How bankers read a potential ULA sale

United Launch Alliance’s next-generation Vulcan rocket is unloaded after it arrived by ship in Cape Canaveral, Florida, U.S. January 22, 2023. 

Joe Skipper | Reuters

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Overview: Understanding launch acquisition

You may have heard United Launch Alliance is for sale. 

It’s been widely reported over the last year that ULA parent companies Boeing and Lockheed Martin are considering offloading the rocket business. And last week ULA CEO Tory Bruno gave a conference presentation featuring slides that looked plucked straight from an M&A pitch deck.

Although we got word in December of the three bidders in the mix to buy ULA – Jeff Bezos’ space company Blue Origin, private equity giant Cerberus, and aerospace contractor Textron – there hasn’t been an update since on leading offers or any of the interested parties dropping out. That’s despite the successful debut of ULA’s Vulcan rocket in early January, which I assumed would galvanize a sale.

In the meantime, I’ve been curious to understand how ULA’s sale is likely to play out. I spoke to seven financiers who are familiar with the space industry, to wrangle some impartial consensus – not direct insight into the deal proceedings, but informed speculation to unpack the situation.

Boeing and Lockheed Martin are, and have been, looking to sell the rocket business for some time. Bids for ULA over the past decade have been in the $2 billion range, and the bankers I spoke to were unanimous in thinking a sale makes sense. 

But most contended that a deal should have been finalized years ago, as SpaceX now dominates the global rocket launch market and has grabbed share from ULA’s best customer, the U.S. military. The sticky part of a sale, those bankers said, is the need for new ownership that can both streamline ULA and invest in further innovation.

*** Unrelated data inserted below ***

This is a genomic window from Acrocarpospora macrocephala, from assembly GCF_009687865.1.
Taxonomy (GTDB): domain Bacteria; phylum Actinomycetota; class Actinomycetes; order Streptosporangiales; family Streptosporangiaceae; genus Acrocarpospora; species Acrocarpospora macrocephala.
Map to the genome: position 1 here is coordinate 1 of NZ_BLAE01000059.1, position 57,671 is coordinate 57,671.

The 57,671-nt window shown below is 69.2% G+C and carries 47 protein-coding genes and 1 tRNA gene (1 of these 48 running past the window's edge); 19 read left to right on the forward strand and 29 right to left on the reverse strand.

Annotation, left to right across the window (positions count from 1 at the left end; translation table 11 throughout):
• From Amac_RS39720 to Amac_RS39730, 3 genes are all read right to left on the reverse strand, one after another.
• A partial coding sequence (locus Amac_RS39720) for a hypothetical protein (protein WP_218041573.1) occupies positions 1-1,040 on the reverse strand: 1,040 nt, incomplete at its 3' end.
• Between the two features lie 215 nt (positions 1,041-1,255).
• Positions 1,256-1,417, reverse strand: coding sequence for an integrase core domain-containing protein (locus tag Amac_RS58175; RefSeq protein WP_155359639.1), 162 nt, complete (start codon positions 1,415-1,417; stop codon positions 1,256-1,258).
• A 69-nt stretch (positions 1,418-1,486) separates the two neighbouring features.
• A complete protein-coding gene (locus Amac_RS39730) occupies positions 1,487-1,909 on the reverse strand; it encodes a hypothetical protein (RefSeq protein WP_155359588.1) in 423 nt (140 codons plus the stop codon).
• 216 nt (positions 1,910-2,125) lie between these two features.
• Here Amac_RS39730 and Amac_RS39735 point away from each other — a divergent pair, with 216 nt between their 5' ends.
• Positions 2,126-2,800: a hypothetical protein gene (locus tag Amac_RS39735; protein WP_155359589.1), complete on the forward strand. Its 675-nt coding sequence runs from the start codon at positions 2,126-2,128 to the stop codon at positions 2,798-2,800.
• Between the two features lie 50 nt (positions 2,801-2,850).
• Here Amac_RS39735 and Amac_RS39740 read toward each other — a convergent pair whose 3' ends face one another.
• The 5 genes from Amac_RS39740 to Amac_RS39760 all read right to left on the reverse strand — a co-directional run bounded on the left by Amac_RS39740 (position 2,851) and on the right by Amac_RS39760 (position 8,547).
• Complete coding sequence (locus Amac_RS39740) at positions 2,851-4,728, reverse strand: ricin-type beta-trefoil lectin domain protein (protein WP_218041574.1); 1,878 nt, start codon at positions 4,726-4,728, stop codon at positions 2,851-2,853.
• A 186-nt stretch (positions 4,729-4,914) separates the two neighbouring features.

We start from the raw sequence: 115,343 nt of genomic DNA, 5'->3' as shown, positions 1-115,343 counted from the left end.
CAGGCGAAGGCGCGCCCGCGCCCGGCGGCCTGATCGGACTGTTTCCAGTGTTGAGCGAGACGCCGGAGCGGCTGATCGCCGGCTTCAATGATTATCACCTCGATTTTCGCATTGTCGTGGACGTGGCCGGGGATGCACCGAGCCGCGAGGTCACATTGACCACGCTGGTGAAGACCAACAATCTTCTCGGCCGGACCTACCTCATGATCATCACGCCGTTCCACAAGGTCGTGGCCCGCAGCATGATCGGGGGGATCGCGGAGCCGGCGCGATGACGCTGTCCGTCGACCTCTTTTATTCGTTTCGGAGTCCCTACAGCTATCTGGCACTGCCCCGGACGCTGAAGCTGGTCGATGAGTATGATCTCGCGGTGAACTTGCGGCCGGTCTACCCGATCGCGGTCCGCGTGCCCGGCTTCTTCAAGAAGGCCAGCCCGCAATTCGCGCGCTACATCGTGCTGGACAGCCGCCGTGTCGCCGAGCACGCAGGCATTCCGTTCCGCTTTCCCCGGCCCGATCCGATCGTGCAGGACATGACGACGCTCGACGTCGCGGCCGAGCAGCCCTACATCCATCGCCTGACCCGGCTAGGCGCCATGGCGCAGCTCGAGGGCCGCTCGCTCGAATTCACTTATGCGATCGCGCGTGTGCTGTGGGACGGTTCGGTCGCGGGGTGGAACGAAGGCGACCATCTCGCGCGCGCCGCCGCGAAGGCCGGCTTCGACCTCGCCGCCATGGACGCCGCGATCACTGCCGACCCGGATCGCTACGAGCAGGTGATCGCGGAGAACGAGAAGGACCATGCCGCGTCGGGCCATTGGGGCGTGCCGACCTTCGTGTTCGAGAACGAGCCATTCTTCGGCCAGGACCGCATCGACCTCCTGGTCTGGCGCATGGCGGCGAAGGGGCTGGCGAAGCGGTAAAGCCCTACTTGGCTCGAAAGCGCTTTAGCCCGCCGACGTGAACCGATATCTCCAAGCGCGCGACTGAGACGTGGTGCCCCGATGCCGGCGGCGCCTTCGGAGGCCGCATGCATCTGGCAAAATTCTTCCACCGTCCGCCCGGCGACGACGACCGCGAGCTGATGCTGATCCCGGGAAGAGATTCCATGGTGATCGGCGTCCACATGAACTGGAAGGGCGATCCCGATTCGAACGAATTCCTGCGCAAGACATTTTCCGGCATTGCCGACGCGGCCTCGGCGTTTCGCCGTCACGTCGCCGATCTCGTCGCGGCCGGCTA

The price is another sticking point: Bankers suggested ULA’s owners initially sought more than $4 billion for the company, but the consensus of a reasonable winning bid was in the range of $2 billion to $2.5 billion. As one banker emphasized to me, there’s more competition among heavy launch vehicles like Vulcan today than there was a decade ago, and the rocket’s only just getting going now.

So which of the three buyers makes the most sense to come out the winner?

Textron’s interest was described as a perceived desire to acquire a major space asset and expand its systems business. Yet each person I spoke to added a caveat along the lines of “buying a launch company is a terrible way to get space exposure,” even to compete among the prime defense companies. Some pointed to reports that Textron had also bid for rocket propulsion company Aerojet Rocketdyne, which was ultimately sold to L3Harris. But at ULA’s estimated sale price, such a deal would mark Textron’s most significant acquisition in recent history.